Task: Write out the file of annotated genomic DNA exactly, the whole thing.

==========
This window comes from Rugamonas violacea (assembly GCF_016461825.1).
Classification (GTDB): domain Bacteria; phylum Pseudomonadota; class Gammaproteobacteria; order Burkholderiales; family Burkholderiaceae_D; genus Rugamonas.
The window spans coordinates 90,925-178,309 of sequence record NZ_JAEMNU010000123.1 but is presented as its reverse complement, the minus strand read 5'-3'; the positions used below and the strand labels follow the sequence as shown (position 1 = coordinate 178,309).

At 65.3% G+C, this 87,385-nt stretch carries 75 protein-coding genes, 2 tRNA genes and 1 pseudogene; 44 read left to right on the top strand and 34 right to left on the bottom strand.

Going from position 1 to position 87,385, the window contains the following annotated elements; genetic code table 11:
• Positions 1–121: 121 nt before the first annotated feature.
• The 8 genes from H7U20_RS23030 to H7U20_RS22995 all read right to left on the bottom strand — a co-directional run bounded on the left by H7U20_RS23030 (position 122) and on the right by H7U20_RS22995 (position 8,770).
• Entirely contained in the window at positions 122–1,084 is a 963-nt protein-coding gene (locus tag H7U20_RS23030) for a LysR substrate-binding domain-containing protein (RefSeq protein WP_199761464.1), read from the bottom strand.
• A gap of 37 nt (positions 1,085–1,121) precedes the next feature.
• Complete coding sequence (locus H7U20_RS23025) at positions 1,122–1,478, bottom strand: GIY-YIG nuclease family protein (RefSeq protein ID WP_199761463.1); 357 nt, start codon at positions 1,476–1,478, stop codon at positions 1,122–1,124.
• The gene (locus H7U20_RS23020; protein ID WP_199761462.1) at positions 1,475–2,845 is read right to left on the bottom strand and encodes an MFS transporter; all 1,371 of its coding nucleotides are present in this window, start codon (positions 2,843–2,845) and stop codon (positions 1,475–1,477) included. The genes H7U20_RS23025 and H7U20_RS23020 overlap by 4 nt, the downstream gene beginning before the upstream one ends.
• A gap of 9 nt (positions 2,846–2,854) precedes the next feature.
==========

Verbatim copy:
This window comes from Rugamonas violacea (assembly GCF_016461825.1).
Classification (GTDB): domain Bacteria; phylum Pseudomonadota; class Gammaproteobacteria; order Burkholderiales; family Burkholderiaceae_D; genus Rugamonas.
The window spans coordinates 90,925-178,309 of sequence record NZ_JAEMNU010000123.1 but is presented as its reverse complement, the minus strand read 5'-3'; the positions used below and the strand labels follow the sequence as shown (position 1 = coordinate 178,309).

At 65.3% G+C, this 87,385-nt stretch carries 75 protein-coding genes, 2 tRNA genes and 1 pseudogene; 44 read left to right on the top strand and 34 right to left on the bottom strand.

Going from position 1 to position 87,385, the window contains the following annotated elements; genetic code table 11:
• Positions 1–121: 121 nt before the first annotated feature.
• The 8 genes from H7U20_RS23030 to H7U20_RS22995 all read right to left on the bottom strand — a co-directional run bounded on the left by H7U20_RS23030 (position 122) and on the right by H7U20_RS22995 (position 8,770).
• Entirely contained in the window at positions 122–1,084 is a 963-nt protein-coding gene (locus tag H7U20_RS23030) for a LysR substrate-binding domain-containing protein (RefSeq protein WP_199761464.1), read from the bottom strand.
• A gap of 37 nt (positions 1,085–1,121) precedes the next feature.
• Complete coding sequence (locus H7U20_RS23025) at positions 1,122–1,478, bottom strand: GIY-YIG nuclease family protein (RefSeq protein ID WP_199761463.1); 357 nt, start codon at positions 1,476–1,478, stop codon at positions 1,122–1,124.
• The gene (locus H7U20_RS23020; protein ID WP_199761462.1) at positions 1,475–2,845 is read right to left on the bottom strand and encodes an MFS transporter; all 1,371 of its coding nucleotides are present in this window, start codon (positions 2,843–2,845) and stop codon (positions 1,475–1,477) included. The genes H7U20_RS23025 and H7U20_RS23020 overlap by 4 nt, the downstream gene beginning before the upstream one ends.
• A gap of 9 nt (positions 2,846–2,854) precedes the next feature.